NEW YORK — Two recent research reports took a bearish turn on Gap Inc. by questioning the leadership skills of the retailer’s president and chief executive officer, Paul Pressler.
One of the reports also suggested a solution for Gap’s softening sales would be to break it up. Two other analysts, however, maintained a more bullish outlook on the retailer, with one describing the negativity swirling around Gap as overstated.
In a research note earlier this month, analysts from Jennifer Black & Associates said Gap “may be on the cusp of a leadership change.” The analysts also said they are not “ruling out the potential that Gap may eventually be broken up and sold in smaller pieces.”
The analysts wrote in the Oct. 6 report, “We are beginning to question the leadership’s ability to run a vertically integrated retailer. Currently Gap’s team seems to be lacking the magic of a strong merchant, such as [former Gap president and ceo and current J. Crew Group president and ceo] Mickey Drexler.”
The report, however, does not reflect Gap’s Oct. 11 appointment of Charlotte Neuville as executive vice president of design and product development for the Gap brand, overseeing all aspects of product design and development for men’s and women’s. Neuville, who previously worked for New York & Co. Inc. for nine years and is a 20-year design veteran, replaced Pina Ferlisi, who left Gap the day Neuville’s appointment was announced. Neuville’s impact on the company’s product offering is not expected to be seen until summer or fall of 2006.
The Jennifer Black & Associates analysts were unavailable for additional comment, but an Oct. 14 report from the firm previewing the Gap brand’s holiday assortment said it “was dramatically more cohesive than what we have seen over the past few seasons.”
Despite the appointment of Neuville, analyst Robert Buchanan, of A.G. Edwards & Sons Inc., said he is still not satisfied with Gap’s management team. Buchanan said he would like to see a senior product person work alongside Pressler, rather than having heads of the company’s three brands — Gap, Banana Republic and Old Navy — “hiring their own product heads and pretty much attacking the increasingly tough competitive set on their own.”
This story first appeared in the October 20, 2005 issue of WWD. Subscribe Today.
Buchanan said in the Oct. 14 research report that Gap’s hiring strategy isn’t working because “simply the wrong product people are being hired, by and large; reflective, we daresay, of a lack of fashion acumen at the divisional level and ‘at the top.'”
The analyst concluded that it’s “starting to look as though Paul Pressler is the wrong person to run this fashion retailer,” and he downgraded shares of Gap to “hold” from “buy.”
A Gap Inc. spokeswoman said in an interview that the company is “confident in its long-term strategy and the direction we’ve set.” She said Gap is “confident we’re putting the right people in place to execute” the strategy.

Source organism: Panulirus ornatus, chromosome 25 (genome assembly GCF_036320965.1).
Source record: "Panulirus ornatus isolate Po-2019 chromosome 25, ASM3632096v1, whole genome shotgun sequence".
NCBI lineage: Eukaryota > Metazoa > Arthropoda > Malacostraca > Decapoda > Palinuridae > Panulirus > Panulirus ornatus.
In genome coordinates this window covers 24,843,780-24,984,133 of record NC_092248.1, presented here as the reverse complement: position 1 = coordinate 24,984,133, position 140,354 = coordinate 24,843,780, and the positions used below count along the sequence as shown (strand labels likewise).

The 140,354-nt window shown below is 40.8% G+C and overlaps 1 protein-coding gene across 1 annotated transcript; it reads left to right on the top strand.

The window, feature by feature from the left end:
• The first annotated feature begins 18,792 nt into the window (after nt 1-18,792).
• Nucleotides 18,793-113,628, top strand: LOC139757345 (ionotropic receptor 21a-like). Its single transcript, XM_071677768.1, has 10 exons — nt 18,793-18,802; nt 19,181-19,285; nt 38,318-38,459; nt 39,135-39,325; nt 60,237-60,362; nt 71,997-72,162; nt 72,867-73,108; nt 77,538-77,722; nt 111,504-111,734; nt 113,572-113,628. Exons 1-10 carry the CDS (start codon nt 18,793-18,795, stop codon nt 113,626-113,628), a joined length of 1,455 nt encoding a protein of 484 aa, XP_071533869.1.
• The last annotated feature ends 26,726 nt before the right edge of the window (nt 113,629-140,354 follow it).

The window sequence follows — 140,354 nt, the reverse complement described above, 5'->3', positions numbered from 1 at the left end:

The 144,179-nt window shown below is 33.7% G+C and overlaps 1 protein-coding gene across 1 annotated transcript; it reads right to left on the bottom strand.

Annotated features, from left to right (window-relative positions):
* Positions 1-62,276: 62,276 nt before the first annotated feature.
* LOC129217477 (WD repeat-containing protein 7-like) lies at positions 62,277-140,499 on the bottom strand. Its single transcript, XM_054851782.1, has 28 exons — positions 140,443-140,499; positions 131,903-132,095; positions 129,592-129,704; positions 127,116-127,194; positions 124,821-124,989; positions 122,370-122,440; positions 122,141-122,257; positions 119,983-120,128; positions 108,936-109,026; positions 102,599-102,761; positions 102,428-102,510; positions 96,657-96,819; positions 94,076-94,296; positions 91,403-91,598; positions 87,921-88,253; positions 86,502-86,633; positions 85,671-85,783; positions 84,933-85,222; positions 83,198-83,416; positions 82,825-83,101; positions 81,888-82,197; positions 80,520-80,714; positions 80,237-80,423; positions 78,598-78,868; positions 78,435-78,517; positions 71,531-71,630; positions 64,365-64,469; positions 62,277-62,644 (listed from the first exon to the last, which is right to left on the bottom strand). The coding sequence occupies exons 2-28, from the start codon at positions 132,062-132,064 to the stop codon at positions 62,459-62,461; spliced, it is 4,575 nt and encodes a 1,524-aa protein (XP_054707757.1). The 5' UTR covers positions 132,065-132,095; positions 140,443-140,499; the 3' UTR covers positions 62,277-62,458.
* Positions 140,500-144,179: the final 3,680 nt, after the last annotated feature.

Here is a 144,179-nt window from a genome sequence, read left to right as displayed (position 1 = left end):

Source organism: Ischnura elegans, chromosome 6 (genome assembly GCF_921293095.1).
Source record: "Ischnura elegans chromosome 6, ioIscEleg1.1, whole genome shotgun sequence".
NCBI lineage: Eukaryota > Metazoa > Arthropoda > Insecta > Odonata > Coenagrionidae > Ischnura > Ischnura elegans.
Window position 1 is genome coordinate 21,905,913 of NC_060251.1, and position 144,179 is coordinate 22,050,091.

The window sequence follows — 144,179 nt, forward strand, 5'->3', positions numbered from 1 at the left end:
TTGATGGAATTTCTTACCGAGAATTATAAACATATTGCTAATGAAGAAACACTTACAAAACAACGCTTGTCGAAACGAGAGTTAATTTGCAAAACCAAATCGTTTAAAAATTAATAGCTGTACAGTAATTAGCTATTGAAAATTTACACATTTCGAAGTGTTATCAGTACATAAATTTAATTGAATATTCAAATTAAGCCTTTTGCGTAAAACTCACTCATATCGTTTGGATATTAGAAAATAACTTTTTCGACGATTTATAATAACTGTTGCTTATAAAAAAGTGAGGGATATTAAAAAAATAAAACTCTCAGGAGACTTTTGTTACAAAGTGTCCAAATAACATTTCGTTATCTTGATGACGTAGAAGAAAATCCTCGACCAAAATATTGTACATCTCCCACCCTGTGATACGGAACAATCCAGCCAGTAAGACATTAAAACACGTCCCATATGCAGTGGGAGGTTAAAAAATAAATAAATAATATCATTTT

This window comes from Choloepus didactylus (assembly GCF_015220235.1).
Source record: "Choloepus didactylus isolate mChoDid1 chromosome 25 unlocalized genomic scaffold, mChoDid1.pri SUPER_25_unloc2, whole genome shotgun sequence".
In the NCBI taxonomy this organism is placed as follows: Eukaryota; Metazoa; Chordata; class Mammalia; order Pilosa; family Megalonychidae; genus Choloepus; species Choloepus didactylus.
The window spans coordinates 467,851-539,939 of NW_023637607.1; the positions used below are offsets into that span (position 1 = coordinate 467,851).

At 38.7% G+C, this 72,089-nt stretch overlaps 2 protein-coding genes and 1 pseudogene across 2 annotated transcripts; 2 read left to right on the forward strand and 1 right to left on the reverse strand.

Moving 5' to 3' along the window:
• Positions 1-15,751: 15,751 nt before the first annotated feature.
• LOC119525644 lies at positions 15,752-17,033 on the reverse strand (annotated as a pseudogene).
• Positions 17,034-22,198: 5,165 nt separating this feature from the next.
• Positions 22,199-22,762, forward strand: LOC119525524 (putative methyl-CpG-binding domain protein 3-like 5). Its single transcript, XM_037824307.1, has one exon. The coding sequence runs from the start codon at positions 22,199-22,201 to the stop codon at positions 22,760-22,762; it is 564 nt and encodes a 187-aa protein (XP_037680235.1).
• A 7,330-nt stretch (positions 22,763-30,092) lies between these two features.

Pressler — who joined Gap in September 2002 taking the place of Drexler — was formerly a top executive at Disney. Most recently, Gap saw consolidated same-store sales drop 6 percent in September, following a 9 percent drop in August. Trading at around $16 a share, Gap’s shares are at a two-year low.
The Gap brand, which made up just over 30 percent of total revenues in the most recent quarter, is attempting to turn around its sales, but has said positive affects of a return to “fresh, casual American style” aesthetic likely won’t be evident until the holiday season and will become most apparent in the spring. Old Navy scored big with tunics and peasant skirts in spring and fall, respectively, yet the brand has continued to post negative same-store sales. And Banana Republic had failed to adequately motivate its core customers by becoming too fashion-forward.
Howard Tubin, senior analyst at Cathay Financial, said in an interview that he has confidence Gap will return to product offerings that will better resonate with shoppers by using appropriate fashion to drive the businesses.
Of the Gap brand specifically, he said the fashion-driven strategy hasn’t “gained a lot of traction but they’re moving in the right direction.”
Tubin did acknowledge, however, that Pressler “is not a merchant and he never was,” adding, “ideally, if you look at successful apparel retailers, you’ll see that there’s probably a merchant at the top — or dual leadership, where one is a merchant and one is an operator.”
Despite the company’s difficulties, Tubin does not believe Gap would consider selling off any of its brands. “I don’t know why they would feel the urge to,” he said, noting that Gap has gone through tough times in the past and did not choose to go that route.
“I think the brands are very strong, and they all have meaning in the marketplace,” said Tubin.
SG Cowen & Co. analyst Lauren Levitan also thinks it’s prudent to be patient on Gap’s turnaround. She wrote in an Oct. 19 research report after meeting with Pressler and chief financial officer Byron Pollitt that concerns over Pressler’s merchandise expertise “are over-stated.”
In addition, Levitan wrote that thanks to “significant investments in and enhancements to IT infrastructure, inventory planning, and supply chain management, even a modest restoration of traffic and sales growth can produce a very leverageable situation.”